While improving the local economy is seen as key in enabling South Africa to address the pressing developmental challenges of poverty, inequality and unemployment, bridging the skills gap will be vital in order ensuring sustainable and accelerated growth.
Lenny Naidoo, applications sales director: public sector at Oracle
This is according to an economic update by the World Bank, which adds that this will require enrolling more students in post-school education and training, as well as raising graduation rates and improving the relevance of skills taught to labour markets’ needs. At the same time, more than half of the youth claim they can’t afford their tuition – placing pressure on the government to either increase bursaries, or reduce fees.
South Africa’s universities aren’t the exception when it comes to the myriad of challenges being faced, with such organisations around the world having to tackle many similar issues. In the end, it comes down to improving access for students, ensuring the quality of education, and that institutions can ensure their relevance in an increasingly digital world. More applicants than spaces, coupled with constrained budgets mean that local educational institutions must do more, with less.
Meeting students, employees’ digital expectations
Today’s university students are the first true digital natives, and this generational cohort promises to turn student-institution interaction on its head. More than half of South Africans now own smartphones. As such, it’s really no surprise that a generation that grew up with mobile apps is looking for the same consumer experience when they go to university.
That’s the benchmark against which institutions are being judged. These students expect chatbots, virtual assistants, and other artificial intelligence-driven help in registering for classes, getting financial assistance, or determining which course to pursue.
However, the academic sector moves at a much slower pace than other commercial enterprises when it comes to modernising IT systems, with many institutions still using legacy platforms, and hardware. Yet, switching to cloud not only gives them access to the latest in emerging technologies, such as artificial intelligence (AI) and machine learning, it also means that these institutions can focus on providing quality higher education – rather than IT.
Cloud can help higher education institutions leverage best practices and technology to recruit, retain and develop top faculty and staff, while also creating modern, intuitive experiences that students and staff have come to expect when transacting on campus.
Access to AI and machine learning can not only help improve intake selection by matching students with the right courses, but suggest specific learning paths for each student, and even predict which students are at risk, and intervene with an appropriate action at the right time.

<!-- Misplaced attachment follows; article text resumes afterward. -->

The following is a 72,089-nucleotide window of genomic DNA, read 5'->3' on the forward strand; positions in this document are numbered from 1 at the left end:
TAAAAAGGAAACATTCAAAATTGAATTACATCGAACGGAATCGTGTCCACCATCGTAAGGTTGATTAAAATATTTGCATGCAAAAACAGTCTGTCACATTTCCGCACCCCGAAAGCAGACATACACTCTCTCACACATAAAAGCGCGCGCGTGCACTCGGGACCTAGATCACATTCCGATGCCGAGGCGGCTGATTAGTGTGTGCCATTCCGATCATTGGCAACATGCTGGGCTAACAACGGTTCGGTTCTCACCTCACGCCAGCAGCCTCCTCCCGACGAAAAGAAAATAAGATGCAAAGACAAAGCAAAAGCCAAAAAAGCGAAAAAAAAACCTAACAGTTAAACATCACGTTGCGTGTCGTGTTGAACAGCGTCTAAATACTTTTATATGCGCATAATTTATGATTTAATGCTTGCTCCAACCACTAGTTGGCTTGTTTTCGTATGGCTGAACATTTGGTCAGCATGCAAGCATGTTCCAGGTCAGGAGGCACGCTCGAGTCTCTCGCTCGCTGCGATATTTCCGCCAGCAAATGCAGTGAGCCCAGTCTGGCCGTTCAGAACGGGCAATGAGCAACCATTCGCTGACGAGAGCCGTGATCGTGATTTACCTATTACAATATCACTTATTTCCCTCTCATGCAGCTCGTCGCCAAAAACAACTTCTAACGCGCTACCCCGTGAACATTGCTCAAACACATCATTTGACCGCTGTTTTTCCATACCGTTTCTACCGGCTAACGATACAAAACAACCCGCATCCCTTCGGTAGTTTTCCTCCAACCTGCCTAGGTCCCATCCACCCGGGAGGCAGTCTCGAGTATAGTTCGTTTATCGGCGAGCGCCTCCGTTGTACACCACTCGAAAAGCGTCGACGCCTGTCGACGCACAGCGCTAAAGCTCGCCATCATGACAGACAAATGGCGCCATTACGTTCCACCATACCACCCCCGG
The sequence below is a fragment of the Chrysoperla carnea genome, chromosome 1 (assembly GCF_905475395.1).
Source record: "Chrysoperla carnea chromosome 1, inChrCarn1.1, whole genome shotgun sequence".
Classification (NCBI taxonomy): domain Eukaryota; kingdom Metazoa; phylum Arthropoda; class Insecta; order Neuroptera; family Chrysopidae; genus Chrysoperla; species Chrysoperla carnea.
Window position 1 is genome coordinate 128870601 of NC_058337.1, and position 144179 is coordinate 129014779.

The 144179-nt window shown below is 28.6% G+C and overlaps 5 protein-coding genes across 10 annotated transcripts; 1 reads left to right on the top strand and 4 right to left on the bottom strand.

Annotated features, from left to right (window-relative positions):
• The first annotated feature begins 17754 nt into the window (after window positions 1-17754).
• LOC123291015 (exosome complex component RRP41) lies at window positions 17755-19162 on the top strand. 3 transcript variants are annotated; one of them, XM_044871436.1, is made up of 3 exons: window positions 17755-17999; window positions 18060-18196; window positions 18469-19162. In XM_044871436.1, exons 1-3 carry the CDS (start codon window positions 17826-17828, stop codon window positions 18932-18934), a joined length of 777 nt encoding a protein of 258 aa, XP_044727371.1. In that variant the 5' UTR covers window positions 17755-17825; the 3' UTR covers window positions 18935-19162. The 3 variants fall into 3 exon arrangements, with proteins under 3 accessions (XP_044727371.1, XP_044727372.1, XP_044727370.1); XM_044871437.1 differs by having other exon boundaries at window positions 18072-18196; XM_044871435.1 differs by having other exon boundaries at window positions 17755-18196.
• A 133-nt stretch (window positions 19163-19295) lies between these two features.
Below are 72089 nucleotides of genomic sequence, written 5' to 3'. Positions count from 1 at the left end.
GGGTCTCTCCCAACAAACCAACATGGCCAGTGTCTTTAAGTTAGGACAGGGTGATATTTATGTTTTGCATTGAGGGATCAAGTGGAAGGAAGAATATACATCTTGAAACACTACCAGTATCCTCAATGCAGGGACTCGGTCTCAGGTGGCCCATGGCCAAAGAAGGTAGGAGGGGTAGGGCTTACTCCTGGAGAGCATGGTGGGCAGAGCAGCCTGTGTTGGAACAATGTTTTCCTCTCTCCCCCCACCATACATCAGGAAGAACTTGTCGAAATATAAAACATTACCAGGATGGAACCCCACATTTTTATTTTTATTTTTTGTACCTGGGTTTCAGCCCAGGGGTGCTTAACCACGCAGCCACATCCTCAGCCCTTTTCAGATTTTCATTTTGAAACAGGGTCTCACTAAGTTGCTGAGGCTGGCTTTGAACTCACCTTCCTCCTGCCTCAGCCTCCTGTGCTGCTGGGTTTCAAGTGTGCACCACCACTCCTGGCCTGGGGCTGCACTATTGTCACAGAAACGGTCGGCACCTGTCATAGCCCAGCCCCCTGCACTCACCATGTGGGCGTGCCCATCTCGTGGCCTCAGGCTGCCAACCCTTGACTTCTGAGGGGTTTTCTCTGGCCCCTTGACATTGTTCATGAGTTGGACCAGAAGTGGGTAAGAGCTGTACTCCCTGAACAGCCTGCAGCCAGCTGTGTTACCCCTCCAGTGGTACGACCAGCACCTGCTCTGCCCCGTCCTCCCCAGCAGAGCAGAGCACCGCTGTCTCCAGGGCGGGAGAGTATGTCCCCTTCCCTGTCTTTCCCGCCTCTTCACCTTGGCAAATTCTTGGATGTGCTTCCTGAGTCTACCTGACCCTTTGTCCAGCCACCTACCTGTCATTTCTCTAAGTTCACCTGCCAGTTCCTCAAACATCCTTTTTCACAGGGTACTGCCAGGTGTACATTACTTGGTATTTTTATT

As administrators become more comfortable that cloud-based systems are secure and support strategic initiatives, like how to reduce expenses to keep tuition affordable, a growing number of higher education institutions worldwide are turning to the cloud to cut costs, and analyse data to identify more cost-effective ways of running their campuses.
While digital technology is already playing a growing role in advancing higher education locally – driven by increased flexibility, scale and access – research by the University of Cape Town shows that adoption is restricted to historically advantaged and “high-ranked” universities, with the others lagging behind. With a growing number of higher education students enrolling in online courses, the cloud can help eliminate both virtual and physical barriers to access, delivery and collaboration so students can succeed with online learning.
The road forward for higher education
However, adopting a new solution or migrating to the cloud, on its own, does not constitute institutional transformation, particularly if the solution supports the same processes, transactions, and interactions in the same way.
In Australia, the University of Adelaide used Oracle’s intelligent chatbot to help prospective students quickly access their adjusted Australian Tertiary Admission Rank (the primary criterion for acceptance into university courses) scores in less than three minutes via the institution’s Facebook Messenger, instead of waiting up to 40 minutes on the phone and taking another five minutes on a call with service agent.
The Central New Mexico Community College is using Oracle’s technology to ensure that new graduates have their academic information authenticated and immutably recorded in blockchain – in addition to the traditional paper certificate – meaning that prospective employers can confidently verify an applicant’s diploma and its details. Even if the organisation ceases to exist one day, these credentials can still be verified on blockchain.
To satisfy today’s students, higher education institutions need to rethink their information systems completely. And they need to begin exploring the technology – and the partners – to help them accomplish this.
While this might be a bit harder for established institutions with entrenched legacy infrastructure, newly built universities – such as Sol Plaatje University and University of Mpumalanga – are well-positioned to take advantage of the latest in technology to change the way in which they operate and educate their students. South Africa is looking to build more universities, and these can be truly ‘born in the cloud’ institutions.
Ensuring that local higher education institutions have access to the right technology will be instrumental in expanding access, bridging the skills gap and accelerating economic growth in South Africa. Oracle has been a partner and contributor to the global collegiate community for years and has the technology and expertise to equip local universities to provide broader access to high quality education over the coming years.